BY: PETER FLANNERY

Back in 2015 I wrote a paper entitled “Four Pillars of Family Succession”.
The four pillars are:
· Build a strong business first
· Fair comes before equal
· Communication
· Ownership and Control
I could talk at length on all four but I want to focus this discussion on the 4th pillar, Ownership and Control. If you want to read the full paper, Google “Four Pillars of Family Succession.”
So you have undergone a process of discussing succession with the family, everyone has agreed what is fair, and the business is financially sound enough to allow the plan to be put in place. Cool. But you are not out of the woods yet. There is one more hurdle or constraint to overcome – and one, I think, a lot of families do not pay enough attention to – and it is often the cause of failure and bitter resentment. That is “control”.
Passing over ownership, or at least a share of ownership, is often not that difficult. Lawyers and accountants can sort all of that out for you. There can be trusts and companies and shareholders agreements all cleverly drafted by the best minds in the business. But passing over control is a different story altogether. It is not necessarily a legal process but more a state of mind.
If there is a clean break between mum and dad and the successor, there is normally no issue. But if there is shared control, i.e. partnership, then things can go awry very quickly and often through no one’s fault.
Think about it for a bit, and to avoid being sexist I will refer to “owner” and “successor”. The successor comes home to the farm and doesn’t know a lot. They draw on the knowledge and experience of the owner. They learn quickly much to the delight of the owner, who is brimming with pride. They also get their knowledge from other sources and develop ideas and styles of their own. They grow in confidence and soon want to know “the final plan”. They are brought into partnership with shared ownership and control. If there is a 25-year age gap, for example when the owner is 55 years old, the successor is 30 and already a very capable farmer and possibly already has their own successor on the ground.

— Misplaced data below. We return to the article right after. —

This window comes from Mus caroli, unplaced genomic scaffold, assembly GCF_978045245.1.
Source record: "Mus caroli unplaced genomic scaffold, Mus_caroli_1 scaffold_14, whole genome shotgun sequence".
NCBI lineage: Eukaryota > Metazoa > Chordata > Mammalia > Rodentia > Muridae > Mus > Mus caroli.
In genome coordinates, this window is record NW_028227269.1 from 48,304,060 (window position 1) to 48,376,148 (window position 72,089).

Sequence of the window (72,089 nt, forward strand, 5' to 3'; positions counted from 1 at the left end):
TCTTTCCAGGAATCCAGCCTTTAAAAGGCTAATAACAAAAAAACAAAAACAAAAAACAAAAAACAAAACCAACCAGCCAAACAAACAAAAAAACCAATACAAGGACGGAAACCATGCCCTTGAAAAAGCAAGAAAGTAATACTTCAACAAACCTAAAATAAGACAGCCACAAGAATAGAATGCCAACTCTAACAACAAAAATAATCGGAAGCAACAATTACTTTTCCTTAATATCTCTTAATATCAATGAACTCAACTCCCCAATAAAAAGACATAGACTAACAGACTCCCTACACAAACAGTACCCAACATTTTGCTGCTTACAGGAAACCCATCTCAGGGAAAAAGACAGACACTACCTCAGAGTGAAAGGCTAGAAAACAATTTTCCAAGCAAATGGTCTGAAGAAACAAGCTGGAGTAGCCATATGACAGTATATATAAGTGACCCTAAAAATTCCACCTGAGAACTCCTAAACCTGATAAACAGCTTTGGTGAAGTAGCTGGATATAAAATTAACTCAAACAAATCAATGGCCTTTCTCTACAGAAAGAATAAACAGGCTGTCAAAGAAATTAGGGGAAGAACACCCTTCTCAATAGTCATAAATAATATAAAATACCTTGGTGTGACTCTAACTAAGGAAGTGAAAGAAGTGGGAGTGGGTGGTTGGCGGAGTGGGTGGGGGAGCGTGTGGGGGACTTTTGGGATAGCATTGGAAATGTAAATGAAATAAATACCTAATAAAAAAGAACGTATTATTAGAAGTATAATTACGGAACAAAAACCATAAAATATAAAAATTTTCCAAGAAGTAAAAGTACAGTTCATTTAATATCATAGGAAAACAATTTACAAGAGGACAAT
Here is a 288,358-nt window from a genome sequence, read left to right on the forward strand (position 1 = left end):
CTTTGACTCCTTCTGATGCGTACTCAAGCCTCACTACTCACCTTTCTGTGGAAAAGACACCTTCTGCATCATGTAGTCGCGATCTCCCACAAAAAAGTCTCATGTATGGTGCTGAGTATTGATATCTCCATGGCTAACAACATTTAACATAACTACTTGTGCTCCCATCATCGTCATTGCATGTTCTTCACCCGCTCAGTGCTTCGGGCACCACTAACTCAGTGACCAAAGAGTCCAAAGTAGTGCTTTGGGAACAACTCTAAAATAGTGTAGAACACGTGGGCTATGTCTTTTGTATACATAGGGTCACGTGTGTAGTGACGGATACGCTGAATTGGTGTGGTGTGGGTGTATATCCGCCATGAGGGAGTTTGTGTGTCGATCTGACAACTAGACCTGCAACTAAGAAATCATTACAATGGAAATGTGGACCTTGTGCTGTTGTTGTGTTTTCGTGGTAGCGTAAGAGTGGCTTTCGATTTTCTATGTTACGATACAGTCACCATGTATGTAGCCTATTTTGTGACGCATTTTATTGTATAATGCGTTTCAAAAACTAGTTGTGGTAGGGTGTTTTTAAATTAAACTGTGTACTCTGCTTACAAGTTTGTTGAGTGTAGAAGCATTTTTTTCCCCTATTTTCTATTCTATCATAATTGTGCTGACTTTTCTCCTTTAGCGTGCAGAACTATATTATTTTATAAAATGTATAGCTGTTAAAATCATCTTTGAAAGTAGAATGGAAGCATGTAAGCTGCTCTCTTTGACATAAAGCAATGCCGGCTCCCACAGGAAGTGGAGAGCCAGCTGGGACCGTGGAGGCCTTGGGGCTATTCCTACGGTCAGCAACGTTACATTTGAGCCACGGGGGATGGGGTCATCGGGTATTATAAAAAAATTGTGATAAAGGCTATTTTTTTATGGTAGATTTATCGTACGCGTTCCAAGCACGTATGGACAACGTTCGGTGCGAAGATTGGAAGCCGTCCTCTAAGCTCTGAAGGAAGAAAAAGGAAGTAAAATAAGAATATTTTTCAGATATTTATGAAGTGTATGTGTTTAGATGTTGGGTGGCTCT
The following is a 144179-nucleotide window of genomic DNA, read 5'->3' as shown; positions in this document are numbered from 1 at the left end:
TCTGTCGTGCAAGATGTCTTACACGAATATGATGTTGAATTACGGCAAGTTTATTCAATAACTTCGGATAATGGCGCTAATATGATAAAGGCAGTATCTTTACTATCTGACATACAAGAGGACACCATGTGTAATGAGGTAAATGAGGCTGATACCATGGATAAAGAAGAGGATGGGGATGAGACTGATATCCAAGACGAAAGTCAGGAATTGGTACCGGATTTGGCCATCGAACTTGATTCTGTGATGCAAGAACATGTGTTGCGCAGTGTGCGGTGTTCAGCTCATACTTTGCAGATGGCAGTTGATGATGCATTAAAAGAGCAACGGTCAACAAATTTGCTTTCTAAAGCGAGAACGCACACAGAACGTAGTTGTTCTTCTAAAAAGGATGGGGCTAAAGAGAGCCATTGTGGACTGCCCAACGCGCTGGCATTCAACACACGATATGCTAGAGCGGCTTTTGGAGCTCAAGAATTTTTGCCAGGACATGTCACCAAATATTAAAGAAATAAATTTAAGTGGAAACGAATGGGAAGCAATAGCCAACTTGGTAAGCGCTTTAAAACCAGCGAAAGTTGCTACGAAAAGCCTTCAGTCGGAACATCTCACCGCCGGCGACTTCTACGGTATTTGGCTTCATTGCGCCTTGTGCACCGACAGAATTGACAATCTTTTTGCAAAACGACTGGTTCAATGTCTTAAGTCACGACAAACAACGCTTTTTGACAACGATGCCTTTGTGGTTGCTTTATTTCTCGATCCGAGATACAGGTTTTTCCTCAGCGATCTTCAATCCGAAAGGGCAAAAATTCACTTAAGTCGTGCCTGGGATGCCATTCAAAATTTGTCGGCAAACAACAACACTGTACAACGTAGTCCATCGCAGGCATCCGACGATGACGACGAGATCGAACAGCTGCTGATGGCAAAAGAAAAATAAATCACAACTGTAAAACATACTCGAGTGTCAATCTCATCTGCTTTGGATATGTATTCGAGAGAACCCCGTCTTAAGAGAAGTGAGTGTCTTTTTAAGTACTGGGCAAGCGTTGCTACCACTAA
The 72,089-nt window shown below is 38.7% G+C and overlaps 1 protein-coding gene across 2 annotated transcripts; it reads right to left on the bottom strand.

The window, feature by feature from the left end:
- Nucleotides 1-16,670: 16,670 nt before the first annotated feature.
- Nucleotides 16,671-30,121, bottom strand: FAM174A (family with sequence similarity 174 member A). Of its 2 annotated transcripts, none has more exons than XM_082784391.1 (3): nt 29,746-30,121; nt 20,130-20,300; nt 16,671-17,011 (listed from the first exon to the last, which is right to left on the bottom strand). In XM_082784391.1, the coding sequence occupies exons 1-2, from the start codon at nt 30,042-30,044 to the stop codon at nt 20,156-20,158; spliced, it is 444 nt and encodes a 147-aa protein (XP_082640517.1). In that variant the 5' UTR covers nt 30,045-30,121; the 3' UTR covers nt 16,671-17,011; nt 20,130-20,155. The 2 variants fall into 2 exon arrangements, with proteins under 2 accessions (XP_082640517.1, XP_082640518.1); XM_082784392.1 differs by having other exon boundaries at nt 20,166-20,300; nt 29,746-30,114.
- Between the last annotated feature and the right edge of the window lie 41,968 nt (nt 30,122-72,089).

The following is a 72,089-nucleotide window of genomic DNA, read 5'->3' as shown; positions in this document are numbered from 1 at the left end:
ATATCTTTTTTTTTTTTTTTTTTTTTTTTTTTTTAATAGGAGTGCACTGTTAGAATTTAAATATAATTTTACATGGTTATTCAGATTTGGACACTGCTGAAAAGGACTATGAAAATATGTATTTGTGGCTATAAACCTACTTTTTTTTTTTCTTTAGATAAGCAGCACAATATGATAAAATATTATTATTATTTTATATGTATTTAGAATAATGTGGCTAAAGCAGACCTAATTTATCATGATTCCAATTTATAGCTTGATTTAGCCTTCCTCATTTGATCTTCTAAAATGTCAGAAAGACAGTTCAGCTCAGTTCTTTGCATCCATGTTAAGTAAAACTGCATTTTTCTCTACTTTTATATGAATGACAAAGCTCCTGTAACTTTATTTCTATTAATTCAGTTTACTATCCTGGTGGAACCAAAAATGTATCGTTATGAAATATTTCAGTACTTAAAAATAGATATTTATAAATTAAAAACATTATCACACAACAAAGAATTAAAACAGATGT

Meanwhile, the owner, who has had full control for the last 30 years, isn’t ready for sharing control – not because they don’t trust the successor but just because they are not used to doing it. Sadly, the older we get, the less adaptable and more stubborn we can become.
Meanwhile the successor becomes increasingly frustrated. While the owner is becoming less adaptable, the successor grows more and more impatient with age.

With their own successor already starting to show signs of interest, and with the owner still firmly in control, the successor starts to feel like Prince Charles. There will most probably be huge respect for each other and normally enjoy each other’s company because, after all, the apple doesn't fall far from the tree. But they start to butt heads.
Unfortunately, a power struggle can develop and, depending on who you listen to, the owner is a stubborn old bastard and the successor is a spoilt, selfish prat.
More often than not neither is true. In reality, the successor will be very grateful for the opportunity they have been given and the owner will be grateful that someone from the family wants to pick up the baton. It is just that no thought was given to the passing of control and how that will need to change over time.
Where it is done well it can be a roaring success – the owner a proud mentor with a gentle, nudging hand, and the successor a respectful and grateful recipient.
In any succession plan there are significant constraints, but they can be overcome or, at worst if they can’t, at least front up to them. Those that build a strong business will have more options than those who don’t. Work out what fair is through talking, listening and understanding. When you have achieved all of that, there needs to be a transition of not only ownership but also of control. Admittedly it can be challenging.
However, if succession is important to you and your family you need to address it. Apart from death and taxes there are two things in this world that I know for certain – gather round and listen closely.
First, I cannot predict the future. I thought I could, but I was wrong.
Second, I have found that if you ignore a significant problem for long enough it will not go away. So before you enter into a partnership with a family member, understand the dangers of control or lack thereof.
Regardless of whether you are an owner or a successor, do some honest self analysis. How am I going to cope if I don’t have full control? At the outset that will be fine, but what about in five years? It will not resolve itself, so have full and frank discussions at the start and constantly review the situation. If it is becoming an issue it needs to be addressed before the “horse of reason has bolted”. The last thing you want is a family rift. The solution probably lies within.

• Peter Flannery is an agribusiness consultant for Farm Plan, Invercargill.